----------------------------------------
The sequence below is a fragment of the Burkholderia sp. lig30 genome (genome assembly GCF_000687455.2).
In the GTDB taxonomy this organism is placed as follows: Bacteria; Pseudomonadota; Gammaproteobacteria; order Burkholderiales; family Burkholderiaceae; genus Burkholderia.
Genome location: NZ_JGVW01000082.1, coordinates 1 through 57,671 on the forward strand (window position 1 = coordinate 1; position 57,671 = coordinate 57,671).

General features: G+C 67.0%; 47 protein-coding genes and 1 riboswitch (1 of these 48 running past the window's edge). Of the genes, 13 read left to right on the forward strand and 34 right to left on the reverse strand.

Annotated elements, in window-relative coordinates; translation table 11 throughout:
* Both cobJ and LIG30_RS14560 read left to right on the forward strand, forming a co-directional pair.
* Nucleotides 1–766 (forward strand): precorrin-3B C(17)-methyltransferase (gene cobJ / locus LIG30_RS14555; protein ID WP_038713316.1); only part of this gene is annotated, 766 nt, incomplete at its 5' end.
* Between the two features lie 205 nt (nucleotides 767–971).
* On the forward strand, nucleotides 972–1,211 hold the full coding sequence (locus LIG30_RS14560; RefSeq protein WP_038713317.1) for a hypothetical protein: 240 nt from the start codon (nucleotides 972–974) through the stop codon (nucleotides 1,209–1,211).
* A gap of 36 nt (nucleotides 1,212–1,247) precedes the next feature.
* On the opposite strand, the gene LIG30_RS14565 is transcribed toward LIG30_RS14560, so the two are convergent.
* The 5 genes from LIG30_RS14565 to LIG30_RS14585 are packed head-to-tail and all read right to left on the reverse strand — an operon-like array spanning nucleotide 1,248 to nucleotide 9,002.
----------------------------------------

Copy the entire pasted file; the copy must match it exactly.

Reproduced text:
The sequence below is a fragment of the Burkholderia sp. lig30 genome (genome assembly GCF_000687455.2).
In the GTDB taxonomy this organism is placed as follows: Bacteria; Pseudomonadota; Gammaproteobacteria; order Burkholderiales; family Burkholderiaceae; genus Burkholderia.
Genome location: NZ_JGVW01000082.1, coordinates 1 through 57,671 on the forward strand (window position 1 = coordinate 1; position 57,671 = coordinate 57,671).

General features: G+C 67.0%; 47 protein-coding genes and 1 riboswitch (1 of these 48 running past the window's edge). Of the genes, 13 read left to right on the forward strand and 34 right to left on the reverse strand.

Annotated elements, in window-relative coordinates; translation table 11 throughout:
* Both cobJ and LIG30_RS14560 read left to right on the forward strand, forming a co-directional pair.
* Nucleotides 1–766 (forward strand): precorrin-3B C(17)-methyltransferase (gene cobJ / locus LIG30_RS14555; protein ID WP_038713316.1); only part of this gene is annotated, 766 nt, incomplete at its 5' end.
* Between the two features lie 205 nt (nucleotides 767–971).
* On the forward strand, nucleotides 972–1,211 hold the full coding sequence (locus LIG30_RS14560; RefSeq protein WP_038713317.1) for a hypothetical protein: 240 nt from the start codon (nucleotides 972–974) through the stop codon (nucleotides 1,209–1,211).
* A gap of 36 nt (nucleotides 1,212–1,247) precedes the next feature.
* On the opposite strand, the gene LIG30_RS14565 is transcribed toward LIG30_RS14560, so the two are convergent.
* The 5 genes from LIG30_RS14565 to LIG30_RS14585 are packed head-to-tail and all read right to left on the reverse strand — an operon-like array spanning nucleotide 1,248 to nucleotide 9,002.